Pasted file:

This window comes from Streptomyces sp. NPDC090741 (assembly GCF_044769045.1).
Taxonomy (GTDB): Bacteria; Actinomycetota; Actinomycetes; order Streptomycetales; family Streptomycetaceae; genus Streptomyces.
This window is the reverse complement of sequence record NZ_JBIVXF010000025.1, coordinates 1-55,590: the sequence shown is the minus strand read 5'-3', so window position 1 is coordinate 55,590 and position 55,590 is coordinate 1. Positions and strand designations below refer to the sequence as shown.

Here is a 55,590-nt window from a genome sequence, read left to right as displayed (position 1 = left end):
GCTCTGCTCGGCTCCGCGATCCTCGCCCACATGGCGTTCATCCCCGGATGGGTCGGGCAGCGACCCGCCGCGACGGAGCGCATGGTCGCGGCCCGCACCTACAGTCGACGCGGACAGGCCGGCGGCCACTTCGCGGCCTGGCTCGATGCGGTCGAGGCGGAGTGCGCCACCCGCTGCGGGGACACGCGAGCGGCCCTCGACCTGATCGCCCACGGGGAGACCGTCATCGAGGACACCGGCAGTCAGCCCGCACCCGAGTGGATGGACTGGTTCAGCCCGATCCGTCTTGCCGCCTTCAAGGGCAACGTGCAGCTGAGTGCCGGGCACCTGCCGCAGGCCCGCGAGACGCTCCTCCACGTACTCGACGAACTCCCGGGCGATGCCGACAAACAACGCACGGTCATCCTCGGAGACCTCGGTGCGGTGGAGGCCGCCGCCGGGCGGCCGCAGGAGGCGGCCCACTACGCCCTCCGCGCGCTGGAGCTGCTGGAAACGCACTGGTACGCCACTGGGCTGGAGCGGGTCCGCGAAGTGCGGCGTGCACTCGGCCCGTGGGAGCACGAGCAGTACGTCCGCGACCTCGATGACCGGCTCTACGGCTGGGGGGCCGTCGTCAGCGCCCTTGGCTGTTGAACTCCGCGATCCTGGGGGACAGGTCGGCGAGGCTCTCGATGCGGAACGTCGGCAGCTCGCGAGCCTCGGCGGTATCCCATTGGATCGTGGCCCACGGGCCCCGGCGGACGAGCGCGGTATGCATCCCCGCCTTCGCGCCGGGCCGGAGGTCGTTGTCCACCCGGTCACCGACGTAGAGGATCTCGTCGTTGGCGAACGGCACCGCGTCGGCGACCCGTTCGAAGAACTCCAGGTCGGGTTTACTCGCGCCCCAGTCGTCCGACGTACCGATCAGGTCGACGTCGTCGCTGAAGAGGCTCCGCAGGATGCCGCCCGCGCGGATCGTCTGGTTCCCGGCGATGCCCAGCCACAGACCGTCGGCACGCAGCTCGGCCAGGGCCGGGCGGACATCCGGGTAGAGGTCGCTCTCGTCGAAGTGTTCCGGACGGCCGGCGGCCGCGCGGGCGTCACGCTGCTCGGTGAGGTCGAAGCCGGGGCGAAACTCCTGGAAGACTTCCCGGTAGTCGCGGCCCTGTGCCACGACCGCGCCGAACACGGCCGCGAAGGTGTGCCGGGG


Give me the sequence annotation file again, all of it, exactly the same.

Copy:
This window comes from Streptomyces sp. NPDC090741 (assembly GCF_044769045.1).
Taxonomy (GTDB): Bacteria; Actinomycetota; Actinomycetes; order Streptomycetales; family Streptomycetaceae; genus Streptomyces.
This window is the reverse complement of sequence record NZ_JBIVXF010000025.1, coordinates 1-55,590: the sequence shown is the minus strand read 5'-3', so window position 1 is coordinate 55,590 and position 55,590 is coordinate 1. Positions and strand designations below refer to the sequence as shown.

Here is a 55,590-nt window from a genome sequence, read left to right as displayed (position 1 = left end):
GCTCTGCTCGGCTCCGCGATCCTCGCCCACATGGCGTTCATCCCCGGATGGGTCGGGCAGCGACCCGCCGCGACGGAGCGCATGGTCGCGGCCCGCACCTACAGTCGACGCGGACAGGCCGGCGGCCACTTCGCGGCCTGGCTCGATGCGGTCGAGGCGGAGTGCGCCACCCGCTGCGGGGACACGCGAGCGGCCCTCGACCTGATCGCCCACGGGGAGACCGTCATCGAGGACACCGGCAGTCAGCCCGCACCCGAGTGGATGGACTGGTTCAGCCCGATCCGTCTTGCCGCCTTCAAGGGCAACGTGCAGCTGAGTGCCGGGCACCTGCCGCAGGCCCGCGAGACGCTCCTCCACGTACTCGACGAACTCCCGGGCGATGCCGACAAACAACGCACGGTCATCCTCGGAGACCTCGGTGCGGTGGAGGCCGCCGCCGGGCGGCCGCAGGAGGCGGCCCACTACGCCCTCCGCGCGCTGGAGCTGCTGGAAACGCACTGGTACGCCACTGGGCTGGAGCGGGTCCGCGAAGTGCGGCGTGCACTCGGCCCGTGGGAGCACGAGCAGTACGTCCGCGACCTCGATGACCGGCTCTACGGCTGGGGGGCCGTCGTCAGCGCCCTTGGCTGTTGAACTCCGCGATCCTGGGGGACAGGTCGGCGAGGCTCTCGATGCGGAACGTCGGCAGCTCGCGAGCCTCGGCGGTATCCCATTGGATCGTGGCCCACGGGCCCCGGCGGACGAGCGCGGTATGCATCCCCGCCTTCGCGCCGGGCCGGAGGTCGTTGTCCACCCGGTCACCGACGTAGAGGATCTCGTCGTTGGCGAACGGCACCGCGTCGGCGACCCGTTCGAAGAACTCCAGGTCGGGTTTACTCGCGCCCCAGTCGTCCGACGTACCGATCAGGTCGACGTCGTCGCTGAAGAGGCTCCGCAGGATGCCGCCCGCGCGGATCGTCTGGTTCCCGGCGATGCCCAGCCACAGACCGTCGGCACGCAGCTCGGCCAGGGCCGGGCGGACATCCGGGTAGAGGTCGCTCTCGTCGAAGTGTTCCGGACGGCCGGCGGCCGCGCGGGCGTCACGCTGCTCGGTGAGGTCGAAGCCGGGGCGAAACTCCTGGAAGACTTCCCGGTAGTCGCGGCCCTGTGCCACGACCGCGCCGAACACGGCCGCGAAGGTGTGCCGGGG